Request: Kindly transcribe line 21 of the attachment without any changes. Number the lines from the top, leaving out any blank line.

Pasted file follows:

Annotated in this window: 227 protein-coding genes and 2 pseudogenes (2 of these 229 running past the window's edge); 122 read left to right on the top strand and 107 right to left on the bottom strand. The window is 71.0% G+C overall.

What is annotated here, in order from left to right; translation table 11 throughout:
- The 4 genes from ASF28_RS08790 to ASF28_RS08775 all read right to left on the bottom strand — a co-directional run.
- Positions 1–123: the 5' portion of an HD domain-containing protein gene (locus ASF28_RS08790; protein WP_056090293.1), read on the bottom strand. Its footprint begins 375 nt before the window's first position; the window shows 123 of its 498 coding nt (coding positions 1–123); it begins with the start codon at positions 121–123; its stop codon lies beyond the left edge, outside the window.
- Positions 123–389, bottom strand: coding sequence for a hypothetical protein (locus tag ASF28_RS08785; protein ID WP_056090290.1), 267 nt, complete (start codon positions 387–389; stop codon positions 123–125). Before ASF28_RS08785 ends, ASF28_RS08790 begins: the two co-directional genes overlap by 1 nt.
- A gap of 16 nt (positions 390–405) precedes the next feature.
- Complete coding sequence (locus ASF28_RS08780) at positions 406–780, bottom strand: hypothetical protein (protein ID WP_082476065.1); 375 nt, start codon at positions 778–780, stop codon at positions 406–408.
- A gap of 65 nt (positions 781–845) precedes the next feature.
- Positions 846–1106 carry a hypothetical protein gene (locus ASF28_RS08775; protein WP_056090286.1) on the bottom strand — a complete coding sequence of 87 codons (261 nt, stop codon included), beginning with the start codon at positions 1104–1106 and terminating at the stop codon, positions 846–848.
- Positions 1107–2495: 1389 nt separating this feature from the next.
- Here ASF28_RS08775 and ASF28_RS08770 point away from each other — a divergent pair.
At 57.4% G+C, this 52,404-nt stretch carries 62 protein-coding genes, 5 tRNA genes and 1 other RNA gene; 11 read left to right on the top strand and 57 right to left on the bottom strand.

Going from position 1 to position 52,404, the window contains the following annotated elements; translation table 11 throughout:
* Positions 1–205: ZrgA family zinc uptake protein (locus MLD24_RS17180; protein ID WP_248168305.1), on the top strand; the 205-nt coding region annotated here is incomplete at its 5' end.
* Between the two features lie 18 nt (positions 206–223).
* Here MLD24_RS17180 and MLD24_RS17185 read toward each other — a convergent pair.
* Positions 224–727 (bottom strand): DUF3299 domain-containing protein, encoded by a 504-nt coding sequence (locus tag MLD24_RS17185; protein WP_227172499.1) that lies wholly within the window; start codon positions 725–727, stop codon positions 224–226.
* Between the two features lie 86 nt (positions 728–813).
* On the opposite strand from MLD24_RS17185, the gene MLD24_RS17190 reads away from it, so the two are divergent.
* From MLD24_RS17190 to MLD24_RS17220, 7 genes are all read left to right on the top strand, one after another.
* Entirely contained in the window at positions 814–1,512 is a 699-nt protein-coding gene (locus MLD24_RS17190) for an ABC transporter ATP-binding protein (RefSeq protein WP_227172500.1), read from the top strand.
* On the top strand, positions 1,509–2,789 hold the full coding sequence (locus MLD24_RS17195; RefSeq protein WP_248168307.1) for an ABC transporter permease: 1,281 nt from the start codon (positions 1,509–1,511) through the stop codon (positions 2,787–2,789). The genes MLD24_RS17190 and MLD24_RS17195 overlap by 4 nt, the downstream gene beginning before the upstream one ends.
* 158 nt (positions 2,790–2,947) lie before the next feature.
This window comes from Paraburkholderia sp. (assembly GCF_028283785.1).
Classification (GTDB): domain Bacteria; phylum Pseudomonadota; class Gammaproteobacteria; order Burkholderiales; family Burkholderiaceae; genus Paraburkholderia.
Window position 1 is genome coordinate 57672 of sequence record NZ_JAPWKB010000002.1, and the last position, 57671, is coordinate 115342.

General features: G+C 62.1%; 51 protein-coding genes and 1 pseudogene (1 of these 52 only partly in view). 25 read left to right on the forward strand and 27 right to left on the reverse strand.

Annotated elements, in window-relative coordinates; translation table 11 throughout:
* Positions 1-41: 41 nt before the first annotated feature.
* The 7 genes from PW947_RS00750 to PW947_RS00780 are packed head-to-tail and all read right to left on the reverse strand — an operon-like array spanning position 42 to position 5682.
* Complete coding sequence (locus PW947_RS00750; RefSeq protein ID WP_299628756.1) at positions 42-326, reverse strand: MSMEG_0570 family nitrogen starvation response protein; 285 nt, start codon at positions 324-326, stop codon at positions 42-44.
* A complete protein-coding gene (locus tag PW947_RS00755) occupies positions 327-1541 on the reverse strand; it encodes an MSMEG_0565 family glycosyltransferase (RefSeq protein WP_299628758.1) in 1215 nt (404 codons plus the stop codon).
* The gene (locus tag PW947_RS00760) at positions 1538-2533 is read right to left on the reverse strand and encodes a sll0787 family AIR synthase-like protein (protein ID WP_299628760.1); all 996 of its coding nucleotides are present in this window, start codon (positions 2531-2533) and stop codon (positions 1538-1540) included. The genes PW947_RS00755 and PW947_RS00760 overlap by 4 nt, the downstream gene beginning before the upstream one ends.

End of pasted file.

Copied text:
* Entirely contained in the window at positions 814–1,512 is a 699-nt protein-coding gene (locus MLD24_RS17190) for an ABC transporter ATP-binding protein (RefSeq protein WP_227172500.1), read from the top strand.